* Any views expressed in this opinion piece are those of the author and not of Thomson Reuters Foundation.
The stripping of Turkish citizenship by the state
Imagine your day being interrupted by a call from an old friend from home. You are delighted to hear his voice, and inquiries about mutual friends come gushing to the forefront of your mind. But he interrupts your happy inner conversation. "You and your wife are on a list," he says. "You have been accused of serious crimes. If you don’t return, you will be stripped of your nationality." What happens next is a blur. You feel lightheaded. You hang up. But the words keep playing on your mind. Over and over again. "Stripped of your nationality." "No longer a citizen." "Stateless."
You tell your wife. You both feel trapped. You have been charged with a crime but haven't been told what it is. No doubt they claim it has something to do with the attempted coup d’état of a year ago. But you have been busy teaching and studying abroad, keeping your head down, raising your family. Now you face two impossible options. Either return to Turkey to try and preserve your citizenship, risking the very real threat of torture and arbitrary detention as well as an unfair trial and potential life sentence. Or remain abroad, where you will lose your citizenship while in exile, making it impossible for you to renew your visa and continue to work, study or travel elsewhere. You will immediately become dependent on the generosity of your country of sojourn.
You are helpless.
This is the impossible choice confronting 130 Turkish citizens today, with a real risk that the number will grow exponentially. They have all been issued summons pursuant to Decree 680, through which the Turkish government has given itself the authority to strip its own citizens of their nationality, simply for not showing up for a criminal investigation.
Last year an attempted coup in Turkey failed. The authorities reacted with violence and vindictiveness. Under the cloak of a state of emergency, an extreme purge is being carried out against those the state claims were connected to the coup; those who are associated with dissident or minority groups. There have been many accounts of the over 100,000 people affected -- removed from their jobs, arrested, detained, tortured.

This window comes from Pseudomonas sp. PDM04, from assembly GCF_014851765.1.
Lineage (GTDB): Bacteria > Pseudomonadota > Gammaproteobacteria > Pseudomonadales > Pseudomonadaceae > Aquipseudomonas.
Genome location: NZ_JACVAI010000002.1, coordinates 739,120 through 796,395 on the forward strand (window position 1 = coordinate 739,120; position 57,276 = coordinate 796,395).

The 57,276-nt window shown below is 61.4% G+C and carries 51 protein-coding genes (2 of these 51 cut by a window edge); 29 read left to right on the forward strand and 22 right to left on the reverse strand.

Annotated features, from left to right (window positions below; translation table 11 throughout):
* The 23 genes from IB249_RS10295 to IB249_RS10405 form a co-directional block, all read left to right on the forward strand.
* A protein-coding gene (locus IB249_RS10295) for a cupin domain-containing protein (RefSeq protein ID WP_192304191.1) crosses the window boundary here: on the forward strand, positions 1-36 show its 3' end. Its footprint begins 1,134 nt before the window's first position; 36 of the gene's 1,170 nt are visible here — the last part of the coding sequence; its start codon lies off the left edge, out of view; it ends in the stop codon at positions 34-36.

While Turkish citizens at home are easier targets, the government also has set its sights on those living abroad, making little distinction between those who fled after the coup and those who have been expats for many years. Six months after the coup d’état on 6 January 2017, Decree (KHK) 680 was published, establishing procedures for the deprivation of nationality for Turkish citizens living outside Turkey. Under the decree, those declared as being under investigation for certain crimes -- 'Offences against National Security' and 'Offences against the Constitutional Order and Operation of Constitutional Rules' -- are given a three-month window to return to Turkey and surrender themselves for investigation. Those who fail to do so will lose their citizenship, with no right of appeal. It is important to reiterate that those affected are merely under investigation for these purported crimes, and have not been convicted. With many of these individuals not holding a second nationality, they will be rendered stateless, citizens of nowhere.
There have also been reports of abuses by consular authorities against Turkish citizens living abroad, including the cancellation and confiscation of passports, the refusal to extend the validity of passports, and the refusal to provide national identity cards or passports to children born to Turkish citizens abroad. Some of the victims of these acts, who contacted my organisation the Institute on Statelessness and Inclusion, spoke of how their own passports were confiscated when they approached the consulate to register the births of their children. The thought of reaching out to your own country to recognise your child as a national, only to have them confiscate your own documents, is a chilling reminder of the power that states can wield against their own citizens, often with impunity.
The Institute published a policy brief earlier this week, which sets out the ways in which the actions of the Turkish authorities contravene their obligations under international law, and amount to arbitrary deprivation of nationality. For many of those who have been in contact with us, the most difficult thing to process is the impact this will have on their children. The fact that their child will be deprived of nationality and all related rights, purely due to their own alleged actions and associations. Looking at the hardship and uncertainty faced by the millions of stateless adults and children around the world, they are right to worry.
Citizenship should never be a weapon, but Decree 680 has turned it into a most violent and indiscriminate one, which can permanently scar thousands if not reversed.
Amal de Chickera is co-director of the Institute on Statelessness and Inclusion.